Adam Price, executive director of the Utah Museum of Contemporary Art, has resigned and that's a big deal to Utah's art scene.

It wouldn't be an understatement to say that Price has been a pivotal person in the state's education in and acceptance of contemporary art.

It began with the 337 Project in 2007 in which Price, a Harvard-trained attorney, and his wife Desi invited artists to create within an aging Salt Lake City office building knowing that it —and their work— would ultimately be destroyed.

The project became a cultural milestone for many street artists who sometimes refer to "before 337" and "after 337.” It was a watershed for Price too, who soon after left his lucrative 14-year law career to become the director of the Salt Lake Art Center, which he immediately pushed to be renamed the Utah Museum of Contemporary Art. He also brought on vibrant young curators, first Micol Hebron from Los Angeles, then Aaron Moulton from Europe.

Now Price is leaving UMOCA saying he has no firm plans besides taking a 60-day sabbatical after three years without a vacation.

He admits that burn-out from running and expanding UMOCA through a recession is a large part of the reason he is leaving. Price says he “was burned out about three months into the job,” but hung on until the museum was stable.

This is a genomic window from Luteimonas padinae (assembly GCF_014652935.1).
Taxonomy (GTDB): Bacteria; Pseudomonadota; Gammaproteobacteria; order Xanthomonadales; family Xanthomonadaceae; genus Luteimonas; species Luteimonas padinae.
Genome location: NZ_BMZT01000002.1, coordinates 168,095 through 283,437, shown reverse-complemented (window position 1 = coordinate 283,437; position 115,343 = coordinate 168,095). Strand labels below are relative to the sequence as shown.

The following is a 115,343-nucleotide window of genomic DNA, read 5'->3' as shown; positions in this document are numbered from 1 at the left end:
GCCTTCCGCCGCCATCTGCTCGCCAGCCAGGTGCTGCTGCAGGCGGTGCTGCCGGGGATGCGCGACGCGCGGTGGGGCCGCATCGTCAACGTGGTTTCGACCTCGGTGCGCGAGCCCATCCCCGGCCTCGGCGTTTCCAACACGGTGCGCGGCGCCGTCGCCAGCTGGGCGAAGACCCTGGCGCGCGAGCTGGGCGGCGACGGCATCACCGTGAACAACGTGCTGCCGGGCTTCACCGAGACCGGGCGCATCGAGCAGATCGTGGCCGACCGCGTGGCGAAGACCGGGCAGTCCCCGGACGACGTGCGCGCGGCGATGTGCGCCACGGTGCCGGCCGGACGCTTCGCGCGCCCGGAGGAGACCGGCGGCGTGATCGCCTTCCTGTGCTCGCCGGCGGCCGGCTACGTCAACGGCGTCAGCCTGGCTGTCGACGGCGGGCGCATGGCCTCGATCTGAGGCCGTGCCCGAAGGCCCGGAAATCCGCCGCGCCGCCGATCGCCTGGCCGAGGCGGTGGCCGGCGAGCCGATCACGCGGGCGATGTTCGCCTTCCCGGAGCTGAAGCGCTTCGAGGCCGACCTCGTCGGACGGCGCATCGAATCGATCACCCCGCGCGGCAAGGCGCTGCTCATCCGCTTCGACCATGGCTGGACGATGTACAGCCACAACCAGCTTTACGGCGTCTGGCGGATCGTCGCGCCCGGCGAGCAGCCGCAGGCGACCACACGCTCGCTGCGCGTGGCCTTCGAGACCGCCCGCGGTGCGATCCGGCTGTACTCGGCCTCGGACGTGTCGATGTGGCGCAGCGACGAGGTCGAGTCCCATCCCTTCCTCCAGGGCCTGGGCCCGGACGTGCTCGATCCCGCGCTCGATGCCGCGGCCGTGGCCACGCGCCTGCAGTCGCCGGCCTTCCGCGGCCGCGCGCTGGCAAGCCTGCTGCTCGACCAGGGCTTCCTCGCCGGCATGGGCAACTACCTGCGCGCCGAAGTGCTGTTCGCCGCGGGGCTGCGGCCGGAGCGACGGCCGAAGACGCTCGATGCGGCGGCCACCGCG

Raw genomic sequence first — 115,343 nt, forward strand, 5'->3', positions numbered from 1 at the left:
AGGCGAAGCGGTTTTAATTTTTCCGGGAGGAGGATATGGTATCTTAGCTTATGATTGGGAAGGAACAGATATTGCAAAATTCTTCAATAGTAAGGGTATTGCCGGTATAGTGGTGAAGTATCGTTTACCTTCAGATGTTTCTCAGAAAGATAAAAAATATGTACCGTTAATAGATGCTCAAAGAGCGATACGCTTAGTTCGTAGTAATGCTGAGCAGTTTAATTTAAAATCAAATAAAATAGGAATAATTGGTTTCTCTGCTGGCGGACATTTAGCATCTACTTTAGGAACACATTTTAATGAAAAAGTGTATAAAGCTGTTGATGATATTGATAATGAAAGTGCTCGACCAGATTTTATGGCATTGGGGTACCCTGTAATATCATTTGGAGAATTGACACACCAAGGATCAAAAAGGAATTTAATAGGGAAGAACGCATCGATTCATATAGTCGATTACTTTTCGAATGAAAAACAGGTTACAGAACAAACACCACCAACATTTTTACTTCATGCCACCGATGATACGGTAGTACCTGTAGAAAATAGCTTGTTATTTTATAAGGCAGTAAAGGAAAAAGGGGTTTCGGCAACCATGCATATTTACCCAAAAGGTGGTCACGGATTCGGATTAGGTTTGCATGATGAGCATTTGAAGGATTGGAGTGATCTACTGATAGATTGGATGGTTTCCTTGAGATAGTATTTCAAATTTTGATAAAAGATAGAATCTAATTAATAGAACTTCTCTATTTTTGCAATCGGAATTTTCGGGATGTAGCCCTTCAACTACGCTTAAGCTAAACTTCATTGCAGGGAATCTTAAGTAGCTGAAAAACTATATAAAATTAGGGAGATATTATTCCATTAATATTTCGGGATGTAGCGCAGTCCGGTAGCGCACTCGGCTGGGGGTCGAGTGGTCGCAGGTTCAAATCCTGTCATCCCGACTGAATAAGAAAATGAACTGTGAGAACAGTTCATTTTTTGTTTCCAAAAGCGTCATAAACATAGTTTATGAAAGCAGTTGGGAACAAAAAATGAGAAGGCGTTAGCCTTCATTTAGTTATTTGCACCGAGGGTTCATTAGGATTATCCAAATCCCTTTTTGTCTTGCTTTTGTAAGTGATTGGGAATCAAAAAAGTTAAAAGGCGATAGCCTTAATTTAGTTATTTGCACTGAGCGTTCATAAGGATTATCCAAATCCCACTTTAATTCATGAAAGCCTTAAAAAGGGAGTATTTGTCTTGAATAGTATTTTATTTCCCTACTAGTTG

It's been a really long three years,” he says. “It took a lot of work to get it up and going again in that climate. I decided that the museum is at a place where it is a good time to move on.”

One thing is certain, Price says, he will not return to the law: "I love working in cultural institutions because of the kind of impacts a great cultural institution can have on a city. It's fun and it feels meaningful."

Price says he may leave Utah. “I don't have any specific plans. I'm talking to some culture institutions, in the state and out of the state. We'll have to see how it plays out.”

But he says that individuals, no matter their impact, are only cogs in a great museum or art scene.

It's important to remember the institution is more important the the individual people,” Price says. “I hope the changes I've made will stick. That's the life of cultural institutions.”